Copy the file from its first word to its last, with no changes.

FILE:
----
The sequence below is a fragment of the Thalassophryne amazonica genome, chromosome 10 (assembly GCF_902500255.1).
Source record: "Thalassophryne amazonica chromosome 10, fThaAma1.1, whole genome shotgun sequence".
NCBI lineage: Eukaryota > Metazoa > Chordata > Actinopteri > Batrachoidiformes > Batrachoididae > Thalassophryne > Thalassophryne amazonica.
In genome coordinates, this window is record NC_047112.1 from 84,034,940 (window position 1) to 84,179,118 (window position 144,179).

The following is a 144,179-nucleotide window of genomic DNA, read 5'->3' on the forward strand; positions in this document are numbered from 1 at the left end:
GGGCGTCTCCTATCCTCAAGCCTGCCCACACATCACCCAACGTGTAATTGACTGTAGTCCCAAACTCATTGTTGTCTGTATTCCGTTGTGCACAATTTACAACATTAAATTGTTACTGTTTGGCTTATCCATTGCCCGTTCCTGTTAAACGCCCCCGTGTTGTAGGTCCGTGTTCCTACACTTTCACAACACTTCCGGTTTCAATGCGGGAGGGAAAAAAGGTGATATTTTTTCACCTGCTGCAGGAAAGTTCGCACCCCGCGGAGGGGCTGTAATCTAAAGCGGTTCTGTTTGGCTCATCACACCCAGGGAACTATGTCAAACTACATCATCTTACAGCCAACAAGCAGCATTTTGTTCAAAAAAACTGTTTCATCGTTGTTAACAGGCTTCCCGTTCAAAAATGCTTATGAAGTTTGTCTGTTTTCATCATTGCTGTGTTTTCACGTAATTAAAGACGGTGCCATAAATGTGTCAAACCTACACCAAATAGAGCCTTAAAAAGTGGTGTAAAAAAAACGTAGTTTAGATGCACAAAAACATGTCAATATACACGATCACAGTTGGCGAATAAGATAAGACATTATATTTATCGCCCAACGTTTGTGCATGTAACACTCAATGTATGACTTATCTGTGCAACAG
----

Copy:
The sequence below is a fragment of the Thalassophryne amazonica genome, chromosome 10 (assembly GCF_902500255.1).
Source record: "Thalassophryne amazonica chromosome 10, fThaAma1.1, whole genome shotgun sequence".
NCBI lineage: Eukaryota > Metazoa > Chordata > Actinopteri > Batrachoidiformes > Batrachoididae > Thalassophryne > Thalassophryne amazonica.
In genome coordinates, this window is record NC_047112.1 from 84,034,940 (window position 1) to 84,179,118 (window position 144,179).

The following is a 144,179-nucleotide window of genomic DNA, read 5'->3' on the forward strand; positions in this document are numbered from 1 at the left end:
GGGCGTCTCCTATCCTCAAGCCTGCCCACACATCACCCAACGTGTAATTGACTGTAGTCCCAAACTCATTGTTGTCTGTATTCCGTTGTGCACAATTTACAACATTAAATTGTTACTGTTTGGCTTATCCATTGCCCGTTCCTGTTAAACGCCCCCGTGTTGTAGGTCCGTGTTCCTACACTTTCACAACACTTCCGGTTTCAATGCGGGAGGGAAAAAAGGTGATATTTTTTCACCTGCTGCAGGAAAGTTCGCACCCCGCGGAGGGGCTGTAATCTAAAGCGGTTCTGTTTGGCTCATCACACCCAGGGAACTATGTCAAACTACATCATCTTACAGCCAACAAGCAGCATTTTGTTCAAAAAAACTGTTTCATCGTTGTTAACAGGCTTCCCGTTCAAAAATGCTTATGAAGTTTGTCTGTTTTCATCATTGCTGTGTTTTCACGTAATTAAAGACGGTGCCATAAATGTGTCAAACCTACACCAAATAGAGCCTTAAAAAGTGGTGTAAAAAAAACGTAGTTTAGATGCACAAAAACATGTCAATATACACGATCACAGTTGGCGAATAAGATAAGACATTATATTTATCGCCCAACGTTTGTGCATGTAACACTCAATGTATGACTTATCTGTGCAACAG